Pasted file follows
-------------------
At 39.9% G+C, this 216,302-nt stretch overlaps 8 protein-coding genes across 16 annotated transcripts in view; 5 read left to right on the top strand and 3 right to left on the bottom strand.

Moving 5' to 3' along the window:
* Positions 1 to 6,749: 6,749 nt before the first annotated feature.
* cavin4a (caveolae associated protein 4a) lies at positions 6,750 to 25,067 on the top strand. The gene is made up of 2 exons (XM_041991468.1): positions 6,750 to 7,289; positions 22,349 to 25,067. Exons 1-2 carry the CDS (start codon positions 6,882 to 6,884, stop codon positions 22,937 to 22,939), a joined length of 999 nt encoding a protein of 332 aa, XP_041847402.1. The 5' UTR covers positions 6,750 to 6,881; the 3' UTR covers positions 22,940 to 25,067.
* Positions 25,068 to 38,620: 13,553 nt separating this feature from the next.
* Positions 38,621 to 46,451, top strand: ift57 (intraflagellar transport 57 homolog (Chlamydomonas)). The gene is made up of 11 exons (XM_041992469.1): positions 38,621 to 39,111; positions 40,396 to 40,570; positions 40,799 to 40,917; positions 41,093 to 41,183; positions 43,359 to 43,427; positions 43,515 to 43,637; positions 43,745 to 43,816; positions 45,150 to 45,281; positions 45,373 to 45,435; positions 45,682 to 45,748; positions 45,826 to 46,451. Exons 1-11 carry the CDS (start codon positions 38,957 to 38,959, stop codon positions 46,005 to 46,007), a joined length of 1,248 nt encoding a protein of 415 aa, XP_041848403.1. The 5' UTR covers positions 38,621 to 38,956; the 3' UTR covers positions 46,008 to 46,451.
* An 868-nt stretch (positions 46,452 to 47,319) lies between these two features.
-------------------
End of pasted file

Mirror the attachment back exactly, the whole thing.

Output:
At 39.9% G+C, this 216,302-nt stretch overlaps 8 protein-coding genes across 16 annotated transcripts in view; 5 read left to right on the top strand and 3 right to left on the bottom strand.

Moving 5' to 3' along the window:
* Positions 1 to 6,749: 6,749 nt before the first annotated feature.
* cavin4a (caveolae associated protein 4a) lies at positions 6,750 to 25,067 on the top strand. The gene is made up of 2 exons (XM_041991468.1): positions 6,750 to 7,289; positions 22,349 to 25,067. Exons 1-2 carry the CDS (start codon positions 6,882 to 6,884, stop codon positions 22,937 to 22,939), a joined length of 999 nt encoding a protein of 332 aa, XP_041847402.1. The 5' UTR covers positions 6,750 to 6,881; the 3' UTR covers positions 22,940 to 25,067.
* Positions 25,068 to 38,620: 13,553 nt separating this feature from the next.
* Positions 38,621 to 46,451, top strand: ift57 (intraflagellar transport 57 homolog (Chlamydomonas)). The gene is made up of 11 exons (XM_041992469.1): positions 38,621 to 39,111; positions 40,396 to 40,570; positions 40,799 to 40,917; positions 41,093 to 41,183; positions 43,359 to 43,427; positions 43,515 to 43,637; positions 43,745 to 43,816; positions 45,150 to 45,281; positions 45,373 to 45,435; positions 45,682 to 45,748; positions 45,826 to 46,451. Exons 1-11 carry the CDS (start codon positions 38,957 to 38,959, stop codon positions 46,005 to 46,007), a joined length of 1,248 nt encoding a protein of 415 aa, XP_041848403.1. The 5' UTR covers positions 38,621 to 38,956; the 3' UTR covers positions 46,008 to 46,451.
* An 868-nt stretch (positions 46,452 to 47,319) lies between these two features.